Jeeps have been treading off-road trails since 1941. The all-new 2018 Jeep Wrangler continues the adventuresome tradition by serving up increased legendary 4x4 prowess along with a more modern and sophisticated design that doesn't forsake the brand's original appeal and DNA.
Whenever I'm asked what's the best vehicle for serious and abusive off-roading, my answer is always the Jeep Wrangler. After all, you wouldn't want to scratch your luxury Range Rover would you? The Rubicon is the obvious best choice, but the other models are capable as well for wilderness adventuring.
The entire stable of the latest Jeep Wrangler is not only better looking, but has an updated styling treatment that doesn't abandon traditional heritage cues, and all models are vastly improved in terms of performance both on and off-road. No more dodging and darting on washboard surfaces, and it offers increased stability over challenging, twisty back roads.
Three combinations of fuel-efficient powertrains are available: a 2.0-liter turbocharged four-cylinder engine with an all-new eTorque technology system that improves fuel economy and that mates to a new eight-speed automatic transmission; a 3.0-liter EcoDiesel engine is available on Wrangler four-door models, also mated to the new eight-speed automatic transmission starting in 2019; and finally, as standard fare, a 3.6-liter Pentastar V-6 engine with a new six-speed manual gearbox and an available eight-speed automatic transmission.
My on-road driving was done in a Jeep Wrangler Sport four-door model powered by the 3.6-liter Pentastar V-6 coupled to the eight-speed automatic overdrive transmission. The base price was set at $30,495.
Off-road driving and rock crawling was done first in a four-door Rubicon with the 2.0-liter turbocharged four-banger with the eight-speed automatic with the Sky one-touch power top, and next in a Rubicon Wrangler sans top and doors. Both were base-priced at $40,495.
Acceleration is quick and responsive and handling characteristics overall are much more satisfying with both the 2.0-liter turbocharged four-cylinder and 3.6-liter V-6. Seats are firm, but comfortable.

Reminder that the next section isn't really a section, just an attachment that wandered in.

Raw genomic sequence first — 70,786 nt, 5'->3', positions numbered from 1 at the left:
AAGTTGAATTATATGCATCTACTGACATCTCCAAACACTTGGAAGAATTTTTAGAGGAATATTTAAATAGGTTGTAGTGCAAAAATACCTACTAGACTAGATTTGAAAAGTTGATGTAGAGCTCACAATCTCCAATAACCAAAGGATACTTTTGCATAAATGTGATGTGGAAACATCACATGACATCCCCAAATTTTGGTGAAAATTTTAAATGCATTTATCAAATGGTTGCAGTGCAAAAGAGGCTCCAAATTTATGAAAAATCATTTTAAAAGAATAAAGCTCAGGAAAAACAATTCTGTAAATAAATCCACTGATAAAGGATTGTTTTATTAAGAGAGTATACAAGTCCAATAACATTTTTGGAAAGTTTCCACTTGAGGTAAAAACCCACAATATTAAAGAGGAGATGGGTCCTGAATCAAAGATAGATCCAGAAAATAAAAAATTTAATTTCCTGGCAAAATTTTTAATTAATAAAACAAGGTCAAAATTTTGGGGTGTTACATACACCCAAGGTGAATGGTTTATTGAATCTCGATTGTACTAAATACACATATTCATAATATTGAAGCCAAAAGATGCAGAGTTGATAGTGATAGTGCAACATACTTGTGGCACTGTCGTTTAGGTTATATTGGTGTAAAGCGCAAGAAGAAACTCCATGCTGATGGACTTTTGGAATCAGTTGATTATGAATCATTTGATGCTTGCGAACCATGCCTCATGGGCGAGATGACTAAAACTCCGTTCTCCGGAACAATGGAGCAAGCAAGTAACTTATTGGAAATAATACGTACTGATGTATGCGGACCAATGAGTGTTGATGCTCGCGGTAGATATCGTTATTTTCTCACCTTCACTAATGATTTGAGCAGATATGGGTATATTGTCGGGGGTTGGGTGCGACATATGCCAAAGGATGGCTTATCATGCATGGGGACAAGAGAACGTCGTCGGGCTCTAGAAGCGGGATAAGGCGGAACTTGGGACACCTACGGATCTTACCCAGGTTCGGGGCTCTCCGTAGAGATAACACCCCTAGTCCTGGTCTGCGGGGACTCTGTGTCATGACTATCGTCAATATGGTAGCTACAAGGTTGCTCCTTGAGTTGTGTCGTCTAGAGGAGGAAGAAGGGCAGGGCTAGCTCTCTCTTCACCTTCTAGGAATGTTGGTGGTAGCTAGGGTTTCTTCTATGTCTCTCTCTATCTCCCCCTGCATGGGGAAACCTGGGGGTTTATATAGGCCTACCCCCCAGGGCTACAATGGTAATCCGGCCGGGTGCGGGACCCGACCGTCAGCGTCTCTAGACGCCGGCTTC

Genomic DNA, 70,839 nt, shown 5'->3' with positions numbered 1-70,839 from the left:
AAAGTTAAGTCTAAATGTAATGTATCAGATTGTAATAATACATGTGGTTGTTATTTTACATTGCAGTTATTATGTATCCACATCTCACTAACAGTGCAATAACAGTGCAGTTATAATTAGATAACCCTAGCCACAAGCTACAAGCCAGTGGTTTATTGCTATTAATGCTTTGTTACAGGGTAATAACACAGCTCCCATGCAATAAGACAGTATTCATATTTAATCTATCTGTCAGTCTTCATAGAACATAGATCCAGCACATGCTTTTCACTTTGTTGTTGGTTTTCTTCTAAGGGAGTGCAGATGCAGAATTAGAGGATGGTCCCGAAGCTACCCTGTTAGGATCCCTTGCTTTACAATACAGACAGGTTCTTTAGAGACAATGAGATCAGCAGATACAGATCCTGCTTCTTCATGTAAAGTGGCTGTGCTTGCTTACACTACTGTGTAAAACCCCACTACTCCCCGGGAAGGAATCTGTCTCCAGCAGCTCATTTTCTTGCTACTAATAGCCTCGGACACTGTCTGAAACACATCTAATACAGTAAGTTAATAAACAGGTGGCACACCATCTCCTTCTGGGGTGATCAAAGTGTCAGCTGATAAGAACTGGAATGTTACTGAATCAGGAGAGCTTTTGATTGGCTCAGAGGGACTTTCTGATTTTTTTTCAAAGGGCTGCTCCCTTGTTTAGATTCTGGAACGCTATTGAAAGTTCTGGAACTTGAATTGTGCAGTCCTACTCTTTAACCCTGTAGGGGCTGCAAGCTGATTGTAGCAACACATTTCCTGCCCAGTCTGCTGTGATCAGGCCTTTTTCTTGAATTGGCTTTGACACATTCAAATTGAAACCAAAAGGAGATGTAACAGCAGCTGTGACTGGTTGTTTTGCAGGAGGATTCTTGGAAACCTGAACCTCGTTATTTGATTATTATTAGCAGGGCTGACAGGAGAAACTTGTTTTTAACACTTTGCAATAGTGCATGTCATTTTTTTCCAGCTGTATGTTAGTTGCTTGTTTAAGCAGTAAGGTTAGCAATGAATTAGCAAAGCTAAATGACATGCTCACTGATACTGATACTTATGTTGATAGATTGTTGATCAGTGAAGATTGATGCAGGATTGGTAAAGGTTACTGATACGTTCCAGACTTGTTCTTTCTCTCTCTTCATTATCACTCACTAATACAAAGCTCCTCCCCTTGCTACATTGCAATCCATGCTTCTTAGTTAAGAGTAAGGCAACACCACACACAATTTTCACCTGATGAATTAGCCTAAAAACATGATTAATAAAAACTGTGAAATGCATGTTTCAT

As for severe rock crawling, the new Wranglers are probably the closest you can get to approximating the ability of a mountain goat, and easy removal of the doors and top along with folding the windshield flat makes for an entirely different perspective with enhanced terrain visibility. It also allows for a quick emergency exit should you happen to lose faith in your off-road piloting prowess. On the other hand, professional spotters with their expert guidance help to alleviate one's apprehension in "hairy" scenarios.
Three variants of transfer cases find their way into specific trim level Wranglers: the NV241 COMMAND-TRAC part-time system does duty in both the Sport and Sahara models; another part-time system, the NV241 ROCK-TRAC serves as the standard unit for Rubicon and diesel models; and finally, the MP3022 Selec-Trac, a full-time system is standard for Rubicons with the manual gearbox and is optionally available for Saharas and Rubicons with an automatic transmission.
Axles consist of an open Dana 30 or a Tru-Lok electronic locking Dana 44 up front with Dana 35 and 44 in the rear on Rubicon models, Sport and Sahara models have open differentials with available Trac-Lok anti-spin, and Tru-Lok electronic locking on Rubicon models. Ratios are 3.45:1, 3.73:1, and 4.10:1 for both front and rear axles.
Suspension componentry consists of a solid axle forward with link coil, leading arms, track bar, coil springs, and stabilizer bar; an electronic sway-bar disconnect system is standard for Rubicons. Front shock types are gas-charged twin-tube shock absorbers with full displacement Multi-Tuned Valve technology on Sport models and high-pressure gas-charged monotube shock absorbers with MTV technology on Saharas and Rubicons, while Rubicons add a hydraulic rebound stop. A solid axle in the rear includes link coil, trailing arms, track bar, coil springs, and stabilizer bar. Shocks are the same setup in the rear as in the front.
Crawl ratios are impressive and vary from model to model, with the Rubicon ranking as the best. Approach, breakover, and departure angles as well as ground clearances also vary from model to model, again with the Rubicon being the shining star. Figures vary between two- and four-door models. Water fording capability is up to 30 inches and the towing capacity for Wranglers is 3,500 pounds.
All that's left to do is choose the model that best suits you, decide on the number of doors and type of propulsion, and select a color and wheel style. Oh, a myriad of accessories are available to dress up your Wrangler, while enhancing its functionality and versatility.
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